By: Fabian Cotter

BORNE OUT OF a necessity due to The Top End’s monsoonal weather to load wheelchair passengers onto school buses faster, Buslink NT is adding to its fleet of eight Volgren low-floor wheelchair school buses this month, it’s reported recently.

Monsoon season in the NT led to a need for a longer-term accessibility solution.

Proof such low-entry buses are still making a difference in Darwin nearly 15 years after the much-needed bus-body design was introduced into that area, Buslink NT’s fleet of low-floor, Volgren-built, wheelchair-accessible school buses remains one of the best examples in Australia of how local conditions can influence bus body design and engineering, it states.

The brainchild of Buslink Director, Mick Hannon (who was, at the time, Buslink NT’s managing director), the company’s existing fleet years ago had external wheelchair lifters only, which were not conducive to Darwin’s savage monsoon season, it’s reported.

Hannon came up with a vehicle design to enable children with special needs to board the bus in seconds with their wheelchairs - speed being a critical factor in keeping passengers dry.

Buslink NT’s current MD, David Hannon (Mick Hannon’s brother) said they needed a solution that kept passengers out of the weather while getting on or off the bus.

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"If you’ve been to Darwin during the monsoon season, you’ll understand about extreme weather conditions and, as a bus operator, you need to factor that into the design of your vehicles."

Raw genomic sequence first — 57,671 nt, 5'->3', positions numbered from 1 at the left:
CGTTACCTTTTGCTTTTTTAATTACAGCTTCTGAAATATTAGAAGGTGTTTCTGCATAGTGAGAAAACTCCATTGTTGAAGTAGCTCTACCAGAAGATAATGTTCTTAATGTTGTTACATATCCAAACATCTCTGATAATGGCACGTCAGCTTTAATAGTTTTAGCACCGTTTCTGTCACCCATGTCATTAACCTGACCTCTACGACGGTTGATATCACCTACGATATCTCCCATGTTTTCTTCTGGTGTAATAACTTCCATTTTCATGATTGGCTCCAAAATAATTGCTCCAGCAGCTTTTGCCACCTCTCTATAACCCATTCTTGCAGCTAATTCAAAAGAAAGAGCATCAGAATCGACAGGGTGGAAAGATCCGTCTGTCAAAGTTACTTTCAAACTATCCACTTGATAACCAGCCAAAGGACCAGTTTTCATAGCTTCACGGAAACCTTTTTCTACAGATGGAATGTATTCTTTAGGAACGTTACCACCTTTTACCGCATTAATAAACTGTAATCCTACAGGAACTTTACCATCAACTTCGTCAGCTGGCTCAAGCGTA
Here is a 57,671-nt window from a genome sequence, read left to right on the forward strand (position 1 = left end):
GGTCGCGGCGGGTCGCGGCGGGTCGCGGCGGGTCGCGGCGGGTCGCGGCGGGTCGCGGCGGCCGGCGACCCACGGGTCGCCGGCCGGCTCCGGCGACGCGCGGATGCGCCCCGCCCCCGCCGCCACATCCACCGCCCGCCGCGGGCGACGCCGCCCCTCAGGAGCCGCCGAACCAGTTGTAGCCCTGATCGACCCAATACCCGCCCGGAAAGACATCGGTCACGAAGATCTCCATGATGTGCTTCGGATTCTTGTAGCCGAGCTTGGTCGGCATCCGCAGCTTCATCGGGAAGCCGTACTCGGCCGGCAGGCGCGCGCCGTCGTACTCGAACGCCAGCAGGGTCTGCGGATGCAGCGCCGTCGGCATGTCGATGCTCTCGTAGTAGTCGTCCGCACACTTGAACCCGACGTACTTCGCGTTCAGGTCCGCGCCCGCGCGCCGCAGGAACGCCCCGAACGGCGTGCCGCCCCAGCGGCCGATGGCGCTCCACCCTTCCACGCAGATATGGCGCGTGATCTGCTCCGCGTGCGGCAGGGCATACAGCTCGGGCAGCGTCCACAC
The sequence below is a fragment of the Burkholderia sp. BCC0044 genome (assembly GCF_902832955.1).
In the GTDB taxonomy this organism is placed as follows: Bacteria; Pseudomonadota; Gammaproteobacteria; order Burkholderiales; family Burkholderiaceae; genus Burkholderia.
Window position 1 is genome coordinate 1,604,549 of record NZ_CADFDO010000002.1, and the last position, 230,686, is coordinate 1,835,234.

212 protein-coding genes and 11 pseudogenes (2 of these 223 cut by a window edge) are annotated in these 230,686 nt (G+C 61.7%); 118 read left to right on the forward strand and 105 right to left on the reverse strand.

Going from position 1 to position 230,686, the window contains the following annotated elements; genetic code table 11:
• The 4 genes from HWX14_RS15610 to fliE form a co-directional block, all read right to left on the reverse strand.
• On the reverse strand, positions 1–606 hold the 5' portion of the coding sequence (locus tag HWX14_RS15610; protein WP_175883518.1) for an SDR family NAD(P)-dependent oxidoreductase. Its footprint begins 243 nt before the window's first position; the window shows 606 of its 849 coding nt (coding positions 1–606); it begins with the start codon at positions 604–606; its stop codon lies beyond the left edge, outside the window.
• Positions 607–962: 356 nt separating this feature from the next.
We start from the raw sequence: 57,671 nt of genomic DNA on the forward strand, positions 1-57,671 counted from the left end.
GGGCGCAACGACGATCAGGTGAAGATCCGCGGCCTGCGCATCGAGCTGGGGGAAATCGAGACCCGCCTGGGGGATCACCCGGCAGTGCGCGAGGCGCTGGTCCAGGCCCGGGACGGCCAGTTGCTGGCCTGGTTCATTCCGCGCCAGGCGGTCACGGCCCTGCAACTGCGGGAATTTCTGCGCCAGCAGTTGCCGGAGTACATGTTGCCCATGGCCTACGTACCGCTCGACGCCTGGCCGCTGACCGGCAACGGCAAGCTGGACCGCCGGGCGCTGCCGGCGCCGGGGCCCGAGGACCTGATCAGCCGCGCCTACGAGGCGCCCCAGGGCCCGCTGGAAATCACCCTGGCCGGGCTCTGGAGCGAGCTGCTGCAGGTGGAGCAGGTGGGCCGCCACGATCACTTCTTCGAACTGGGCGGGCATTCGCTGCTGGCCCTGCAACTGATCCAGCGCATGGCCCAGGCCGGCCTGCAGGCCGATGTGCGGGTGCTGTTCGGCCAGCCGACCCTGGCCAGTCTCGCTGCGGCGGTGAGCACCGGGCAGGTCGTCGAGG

"We thought of a low-floor solution that was adaptable and could be reconfigured in minutes for wheelchairs."

Unable to find a suitable vehicle in the market, Buslink took the idea to chassis supplier MAN and bus-body builder Volgren, which subsequently developed the first low-entry wheelchair accessible school bus in 2004.

Now, close to 15 years later, Buslink NT successfully runs a fleet of eight of the easy-boarding school buses and is due another Volgren easy-boarding bus being delivered this September.

David Hannon said the adaptable design that Volgren came up with has removable seats, as well as an internal wheelchair lift.

"The internal wheelchair lift is another way of reducing passengers’ exposure to the elements and doubles the amount of wheelchairs we can carry by [letting us store] an additional four chairs in the top section of the bus," Hannon said.

He adds that feedback from the carers stationed on the buses indicates the quick loading is less stressful for the passengers, resulting in a more enjoyable journey.

Volgren CEO Peter Dale said the company’s long association with Buslink, particularly in the Northern Territory, had led to a range of vehicle design improvements across all body types over a 25-year period.

"The extreme weather conditions in Darwin are challenging for any vehicle. Feedback from Buslink regularly informs our sales and engineering teams, helping us deliver buses better suited to local conditions," Dale said.

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